9 Home Remedies for Dry Mouth

Doctor William C Lloyd Healthgrades Medical Reviewer
Medically Reviewed By William C. Lloyd III, MD, FACS
Written By Jennifer Larson on June 10, 2021
  • woman sitting at kitchen counter
    9 Home Remedies for Dry Mouth
    >Dry mouth, or xerostomia, is a pretty unpleasant situation. There are numerous ways to address the problem, but before you try any of them, consult your healthcare provider, especially if you are taking any medications. Identifying the cause can streamline relief for your dry mouth. Cancer treatments, hormone therapy, some antidepressants, even certain OTC meds like antihistamines and decongestants are notorious culprits of dry mouth. Try some of these strategies to increase the flow of saliva in your mouth and to provide some relief.
  • Woman drinking water
    Drink more water.
    Okay, so this is the obvious one. How much water do you typically consume in an average day? You can boost your consumption of fluids by keeping a bottle or cup of water with you and taking sips throughout the day. Or suck on some ice chips.
  • cup of coffee
    Avoid caffeine.
    Research shows consuming a lot of caffeine can cause xerostomia—or make it worse if you already have it. Cut back or cut out the caffeinated coffee and sodas, and up your intake of decaffeinated tea and water. Add a twist of lemon, lime or orange to your water if the straight-up version doesn’t do it for you.
  • table top humidifier at home
    Use a humidifier.
    Remember those antihistamines and decongestants that tend to try out your nasal passages? They make your mouth dry, too. If you need to take these medications, try using a cool-mist humidifier in your home to add moisture to the air, especially in your bedroom at night.
  • Use Mouthwash
    Try a special toothpaste or mouthwash.
    You might be loyal to a favorite type of toothpaste or mouthwash, but consider switching to one of the brands specially formulated to help reduce the uncomfortable sensation of dry mouth. The Mayo Clinic suggests looking for xylitol in the ingredients list on the label. Artificial saliva products such as rinses, moisturizing gels, and sprays containing xylitol or carboxymethylcellulose may also help you. Meanwhile, put any mouthwashes containing alcohol back on the shelf, since alcohol can dry out your mouth even more.
  • chewing gum
    Savor a sugar-free treat.
    Suck on a piece of sugar-free hard candy or chew a piece of sugar-free gum to stimulate saliva production in a tasty way. Again, look for xylitol on the package, since this ingredient can help stimulate the flow of additional saliva.
  • Cigarettes
    Stop smoking.
    If you smoke or use tobacco, it’s time to kick the habit once and for all. In addition to other negative health consequences, tobacco use can exacerbate dry mouth. The toxins in cigarette smoke not only reduce how much saliva your mouth produces, but smoking seems to lead to a greater presence of Candida species, which can cause thrush, and gingivitis.

    Inhale through your nose, not your mouth. Dry mouth can reduce your sense of taste and increase your chances of getting an infection in your mouth or throat. So try breathing in through your nose, not your mouth. According to the American Academy of Otolaryngology–Head and Neck Surgery, inhaling through your nose helps by adding some moisture to the air, which also reduces dryness in your lungs.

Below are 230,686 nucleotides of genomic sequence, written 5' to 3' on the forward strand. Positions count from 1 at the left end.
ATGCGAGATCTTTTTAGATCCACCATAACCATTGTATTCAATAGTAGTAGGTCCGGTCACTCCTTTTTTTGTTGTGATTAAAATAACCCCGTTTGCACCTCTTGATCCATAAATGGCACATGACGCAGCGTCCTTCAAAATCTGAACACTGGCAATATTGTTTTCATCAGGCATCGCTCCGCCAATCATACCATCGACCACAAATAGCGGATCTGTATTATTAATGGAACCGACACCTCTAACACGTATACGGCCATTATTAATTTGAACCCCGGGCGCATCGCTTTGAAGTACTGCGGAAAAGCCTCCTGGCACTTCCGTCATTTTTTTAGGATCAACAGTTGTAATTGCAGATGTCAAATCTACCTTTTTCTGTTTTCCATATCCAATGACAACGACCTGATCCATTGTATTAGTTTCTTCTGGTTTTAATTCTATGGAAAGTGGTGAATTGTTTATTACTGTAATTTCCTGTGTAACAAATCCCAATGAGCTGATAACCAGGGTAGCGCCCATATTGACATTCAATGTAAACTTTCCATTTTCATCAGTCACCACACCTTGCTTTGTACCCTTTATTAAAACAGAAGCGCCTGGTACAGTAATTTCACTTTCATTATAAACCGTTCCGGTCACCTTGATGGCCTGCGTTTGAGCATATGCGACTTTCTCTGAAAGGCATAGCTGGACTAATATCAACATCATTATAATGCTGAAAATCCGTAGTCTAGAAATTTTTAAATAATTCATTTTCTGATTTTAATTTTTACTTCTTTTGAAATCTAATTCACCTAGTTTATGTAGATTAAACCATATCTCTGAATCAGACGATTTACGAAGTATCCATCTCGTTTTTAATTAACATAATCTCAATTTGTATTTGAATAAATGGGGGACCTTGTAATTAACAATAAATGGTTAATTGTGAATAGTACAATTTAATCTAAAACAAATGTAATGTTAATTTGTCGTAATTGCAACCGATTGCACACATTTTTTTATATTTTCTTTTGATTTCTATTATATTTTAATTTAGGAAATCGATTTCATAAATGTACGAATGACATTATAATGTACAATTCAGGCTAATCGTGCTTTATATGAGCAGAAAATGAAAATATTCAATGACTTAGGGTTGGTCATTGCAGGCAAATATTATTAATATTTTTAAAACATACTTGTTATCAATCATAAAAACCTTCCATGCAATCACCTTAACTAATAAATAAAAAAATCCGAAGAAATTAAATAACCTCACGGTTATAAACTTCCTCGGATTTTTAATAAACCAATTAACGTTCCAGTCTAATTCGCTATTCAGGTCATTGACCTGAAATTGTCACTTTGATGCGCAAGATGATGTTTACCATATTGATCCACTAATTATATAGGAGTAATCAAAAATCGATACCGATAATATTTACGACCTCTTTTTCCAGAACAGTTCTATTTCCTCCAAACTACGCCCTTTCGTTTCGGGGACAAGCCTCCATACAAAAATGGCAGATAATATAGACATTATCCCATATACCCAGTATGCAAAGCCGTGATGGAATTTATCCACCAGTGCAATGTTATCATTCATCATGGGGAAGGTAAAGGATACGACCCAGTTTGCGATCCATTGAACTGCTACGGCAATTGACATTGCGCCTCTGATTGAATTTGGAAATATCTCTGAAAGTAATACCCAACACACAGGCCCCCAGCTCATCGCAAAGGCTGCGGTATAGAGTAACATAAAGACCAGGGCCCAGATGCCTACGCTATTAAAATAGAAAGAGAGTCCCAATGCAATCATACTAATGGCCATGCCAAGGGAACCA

• mixture of wine, liquor, beer glasses on bar
    Reduce your alcohol consumption.
    You’ve already pitched the mouthwash containing mouth-drying alcohol. Now it’s time to switch to virgin drinks at happy hour, too. Besides drying out your mouth, alcohol consumption tends to trigger the need to urinate more frequently, which also contributes to water loss.
  • parsley
    Nibble some parsley.
    Eating sprigs of parsley won’t actually cure your dry mouth, but it can improve the bad breath that often accompanies it. Bonus: parsley is also high in vitamin K, which helps your blood clot appropriately.
9 Home Remedies for Dry Mouth

About The Author

Jennifer Larson has more than 15 years of professional writing experience with a specialization in healthcare. She has a master’s degree in journalism from the University of Maryland and memberships in the Association of Health Care Journalists, the Society of Professional Journalists, and the Education Writers Association.
  1. Dry Mouth Treatments. Cleveland Clinic. http://my.clevelandclinic.org/health/diseases_conditions/hic_Dry_Mouth_Treatments
  2. Mizutani S. Relationship between xerostomia and gingival condition in young adults. Journal of Periodontal Research. 2015;50(1):74-9. http://onlinelibrary.wiley.com/doi/10.1111/jre.12183/full
  3. Your Nose, the Guardian of Your Lungs. Patient information sheet. American Academy of Otolaryngology–Head and Neck Surgery. http://www.entnet.org/content/your-nose-guardian-your-lungs
  4. Dry Mouth? Don't Delay Treatment. U.S. Food and Drug Administration. http://www.fda.gov/ForConsumers/ConsumerUpdates/ucm254273.htm
  5. Dry Mouth. Mayo Clinic. http://www.mayoclinic.org/diseases-conditions/dry-mouth/expert-answers/dry-mouth/faq-20058424
  6. Rad M, et al. Effect of Long-term Smoking on Whole-mouth Salivary Flow Rate and Oral Health. J Dent Res Dent Clin Dent Prospects. 2010;4(4):110-4. http://www.ncbi.nlm.nih.gov/pmc/articles/PMC3429961/
  7. Dry Mouth. National Institute of Dental and Craniofacial Research. http://www.nidcr.nih.gov/oralhealth/Topics/DryMouth/DryMouth.htm
  8. Parsley. MedLine Plus. http://www.nlm.nih.gov/medlineplus/ency/article/002407.htm
  9. Xerostomia. Oral Cancer Foundation. http://www.oralcancerfoundation.org/complications/xerostomia.php
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Last Review Date: 2021 Jun 10
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